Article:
Irish unimpressed by No. 10 plan to build a £15bn tunnel from Wales
A proposal to build a tunnel between Holyhead and the Republic of Ireland’s capital Dublin has been branded “cynical diversionary tactics” across the Irish sea.
Secretary of State for Transport Grant Shapps has mooted the plan as an alternative to Boris Johnson’s proposed bridge or tunnel link between Northern Ireland and Scotland.
It has been reported a feasibility study into the proposal could be launched in the coming weeks. The price tag for the Holyhead to Dublin route could cost £15bn or more.
Devolution expert Professor Deidre Heenan from Ulster University however told the Belfast Telegraph that Prime Minister Boris Johnson had a long history of announcing large infrastructure projects that never came to fruition in order to distract from other issues.
“This is simply more cynical diversionary tactics from the PM who is unwilling to acknowledge nor address the consequences of his hard Brexit for NI,” she said.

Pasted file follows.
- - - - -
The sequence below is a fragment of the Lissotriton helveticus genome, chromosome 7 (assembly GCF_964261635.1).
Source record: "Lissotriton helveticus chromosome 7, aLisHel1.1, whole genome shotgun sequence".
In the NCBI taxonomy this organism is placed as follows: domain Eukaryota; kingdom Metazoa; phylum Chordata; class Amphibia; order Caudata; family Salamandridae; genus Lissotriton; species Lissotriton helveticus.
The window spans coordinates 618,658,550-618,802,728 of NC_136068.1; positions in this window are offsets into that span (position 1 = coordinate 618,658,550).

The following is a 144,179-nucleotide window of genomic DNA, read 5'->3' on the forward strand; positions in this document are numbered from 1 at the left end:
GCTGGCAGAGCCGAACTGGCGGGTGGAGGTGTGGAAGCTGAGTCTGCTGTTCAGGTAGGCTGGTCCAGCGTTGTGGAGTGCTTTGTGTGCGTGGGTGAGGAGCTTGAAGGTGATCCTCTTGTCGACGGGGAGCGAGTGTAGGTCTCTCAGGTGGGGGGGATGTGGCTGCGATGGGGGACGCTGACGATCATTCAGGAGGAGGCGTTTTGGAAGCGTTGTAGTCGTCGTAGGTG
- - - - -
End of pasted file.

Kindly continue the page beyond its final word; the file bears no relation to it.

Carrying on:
“Johnson has form for promising grand infrastructure plans that never materialise. Best to ignore.”
Architect Alan Dunlop told the same newspaper that such a tunnel was feasible but would likely cost more than the £15bn price tag as Holyhead and Dublin were more than 50 miles apart.
“Given it’s around twice the distance, and the link between Scotland and Northern Ireland has been estimated to cost £15bn, I’m not sure it would be enough,” he said.
“My preference would be for the Northern Ireland and Scotland project.”
Grant Shapps had told the Financial Times on Sunday that he was considering a tunnel linking Wales with Ireland. “Why not?” he asked, saying they needed to better connect Britain with Northern Ireland.
However, he said that the original idea of a tunnel between Northern Ireland and Scotland was still under consideration: “I don’t know whether it should be there or to Wales.”
It comes after Boris Johnson suggested the idea of a roundabout under the Isle of Man connecting the different nations of the UK. However his plan had no Welsh entrance.
Other tunnels emanating from the giant roundabout would run towards Northern Ireland and Stranraer in Scotland.
A Whitehall official told the Times that “People think this is all a joke but it’s much more likely to get the go-ahead than people think”.
According to the newspaper, however, the tunnel scheme is regarded as “batshit” by several of Johnson’s senior aides.
“The idea was that these three tunnels would meet in a giant roundabout underneath the Isle of Man and the tunnel to Ireland would start there,” a source told the Times. “Everyone knows Boris wants to do this so people were asked to look at how.”